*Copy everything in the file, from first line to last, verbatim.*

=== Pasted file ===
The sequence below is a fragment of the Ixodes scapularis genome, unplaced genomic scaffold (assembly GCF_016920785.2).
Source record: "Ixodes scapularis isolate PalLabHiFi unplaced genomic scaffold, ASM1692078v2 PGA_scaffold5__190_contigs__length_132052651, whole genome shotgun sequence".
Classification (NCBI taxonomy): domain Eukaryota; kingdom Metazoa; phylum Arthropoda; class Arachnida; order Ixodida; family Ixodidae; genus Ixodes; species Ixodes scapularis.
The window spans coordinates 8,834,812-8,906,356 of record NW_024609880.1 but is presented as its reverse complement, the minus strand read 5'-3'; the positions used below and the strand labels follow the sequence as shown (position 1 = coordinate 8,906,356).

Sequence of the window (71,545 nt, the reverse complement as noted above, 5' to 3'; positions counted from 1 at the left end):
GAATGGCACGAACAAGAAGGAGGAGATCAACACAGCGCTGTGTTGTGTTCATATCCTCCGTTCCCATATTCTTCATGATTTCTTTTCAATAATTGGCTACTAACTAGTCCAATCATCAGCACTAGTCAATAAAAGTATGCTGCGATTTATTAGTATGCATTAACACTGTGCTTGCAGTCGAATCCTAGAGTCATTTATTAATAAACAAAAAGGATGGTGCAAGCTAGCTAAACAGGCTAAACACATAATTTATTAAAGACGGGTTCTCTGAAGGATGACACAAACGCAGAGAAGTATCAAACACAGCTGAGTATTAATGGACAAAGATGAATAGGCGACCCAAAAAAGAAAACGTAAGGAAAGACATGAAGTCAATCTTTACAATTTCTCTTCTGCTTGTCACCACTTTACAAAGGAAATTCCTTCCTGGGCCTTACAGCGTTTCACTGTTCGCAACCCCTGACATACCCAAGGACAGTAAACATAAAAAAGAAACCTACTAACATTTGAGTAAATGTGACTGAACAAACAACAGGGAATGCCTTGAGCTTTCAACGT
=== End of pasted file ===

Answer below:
The sequence below is a fragment of the Ixodes scapularis genome, unplaced genomic scaffold (assembly GCF_016920785.2).
Source record: "Ixodes scapularis isolate PalLabHiFi unplaced genomic scaffold, ASM1692078v2 PGA_scaffold5__190_contigs__length_132052651, whole genome shotgun sequence".
Classification (NCBI taxonomy): domain Eukaryota; kingdom Metazoa; phylum Arthropoda; class Arachnida; order Ixodida; family Ixodidae; genus Ixodes; species Ixodes scapularis.
The window spans coordinates 8,834,812-8,906,356 of record NW_024609880.1 but is presented as its reverse complement, the minus strand read 5'-3'; the positions used below and the strand labels follow the sequence as shown (position 1 = coordinate 8,906,356).

Sequence of the window (71,545 nt, the reverse complement as noted above, 5' to 3'; positions counted from 1 at the left end):
GAATGGCACGAACAAGAAGGAGGAGATCAACACAGCGCTGTGTTGTGTTCATATCCTCCGTTCCCATATTCTTCATGATTTCTTTTCAATAATTGGCTACTAACTAGTCCAATCATCAGCACTAGTCAATAAAAGTATGCTGCGATTTATTAGTATGCATTAACACTGTGCTTGCAGTCGAATCCTAGAGTCATTTATTAATAAACAAAAAGGATGGTGCAAGCTAGCTAAACAGGCTAAACACATAATTTATTAAAGACGGGTTCTCTGAAGGATGACACAAACGCAGAGAAGTATCAAACACAGCTGAGTATTAATGGACAAAGATGAATAGGCGACCCAAAAAAGAAAACGTAAGGAAAGACATGAAGTCAATCTTTACAATTTCTCTTCTGCTTGTCACCACTTTACAAAGGAAATTCCTTCCTGGGCCTTACAGCGTTTCACTGTTCGCAACCCCTGACATACCCAAGGACAGTAAACATAAAAAAGAAACCTACTAACATTTGAGTAAATGTGACTGAACAAACAACAGGGAATGCCTTGAGCTTTCAACGT